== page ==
• History of the US radical left in the 1960’s and 1970’s: the war in Vietnam, the SDN, the Weather Underground, the Black Panthers. Distinguishing many forms of strategic violence: armed struggle, sabotage, non-lethal bombings.
  • Additional material: Dan Berger, Outlaws of America: The Weather Underground and the Politics of Solidarity; Jeremy Varon, Bringing the War Home: The Weather Underground, the Red Army Faction and Revolutionary violence in the Sixties and Seventies; Paul Auster, Leviathan and 4 3 2 1 (excerpts); David Graeber, Direct Action; Alessandro Stella, Années de rêve et de plomb. Des grèves à la lutte armée en Italie (1968-1980)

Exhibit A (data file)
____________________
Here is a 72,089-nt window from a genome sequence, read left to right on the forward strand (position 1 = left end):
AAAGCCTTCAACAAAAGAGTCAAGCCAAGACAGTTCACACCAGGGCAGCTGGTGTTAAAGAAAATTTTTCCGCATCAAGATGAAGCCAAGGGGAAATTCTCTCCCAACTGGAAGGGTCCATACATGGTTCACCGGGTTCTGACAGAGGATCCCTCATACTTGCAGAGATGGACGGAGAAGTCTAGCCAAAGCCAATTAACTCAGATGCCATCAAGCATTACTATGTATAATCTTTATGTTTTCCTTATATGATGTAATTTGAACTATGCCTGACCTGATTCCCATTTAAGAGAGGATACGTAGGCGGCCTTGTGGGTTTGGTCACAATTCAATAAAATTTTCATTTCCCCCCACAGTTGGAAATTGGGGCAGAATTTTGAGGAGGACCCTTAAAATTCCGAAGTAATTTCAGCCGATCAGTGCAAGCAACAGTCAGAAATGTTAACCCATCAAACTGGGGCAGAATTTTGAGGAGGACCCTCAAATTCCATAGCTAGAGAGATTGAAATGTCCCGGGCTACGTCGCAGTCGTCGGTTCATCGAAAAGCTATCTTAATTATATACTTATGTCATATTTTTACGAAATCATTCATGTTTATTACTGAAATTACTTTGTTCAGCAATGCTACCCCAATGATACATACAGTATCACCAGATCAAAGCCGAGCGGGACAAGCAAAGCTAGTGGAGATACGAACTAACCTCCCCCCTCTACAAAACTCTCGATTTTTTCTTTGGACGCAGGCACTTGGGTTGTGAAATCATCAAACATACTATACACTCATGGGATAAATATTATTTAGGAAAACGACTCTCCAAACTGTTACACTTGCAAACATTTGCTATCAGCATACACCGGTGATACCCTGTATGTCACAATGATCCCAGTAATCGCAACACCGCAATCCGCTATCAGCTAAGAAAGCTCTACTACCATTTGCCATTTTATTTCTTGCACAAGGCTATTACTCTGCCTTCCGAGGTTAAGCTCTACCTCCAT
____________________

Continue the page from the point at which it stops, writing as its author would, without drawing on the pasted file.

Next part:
Séance 11. Riots and revolution

  • Do revolutions always imply riots? Sorting out riots according to their public and level of violence.
  • Session material: Marx, Civil War in France; Sorel, Réflexions sur la violence; Shon Meckfessel, Nonviolence ain’t what it used to be. Unarmed insurrection and the rhetorics of resistance; Francis Bacon, “Of Seditions and Troubles”; The contentious “riot porn” videos on internet; Depictions of riots in mainstream media such as Jason Bourne (2016), Kany West’s “No Chuch in the Wild”

Séance 12. Written exam, no lecture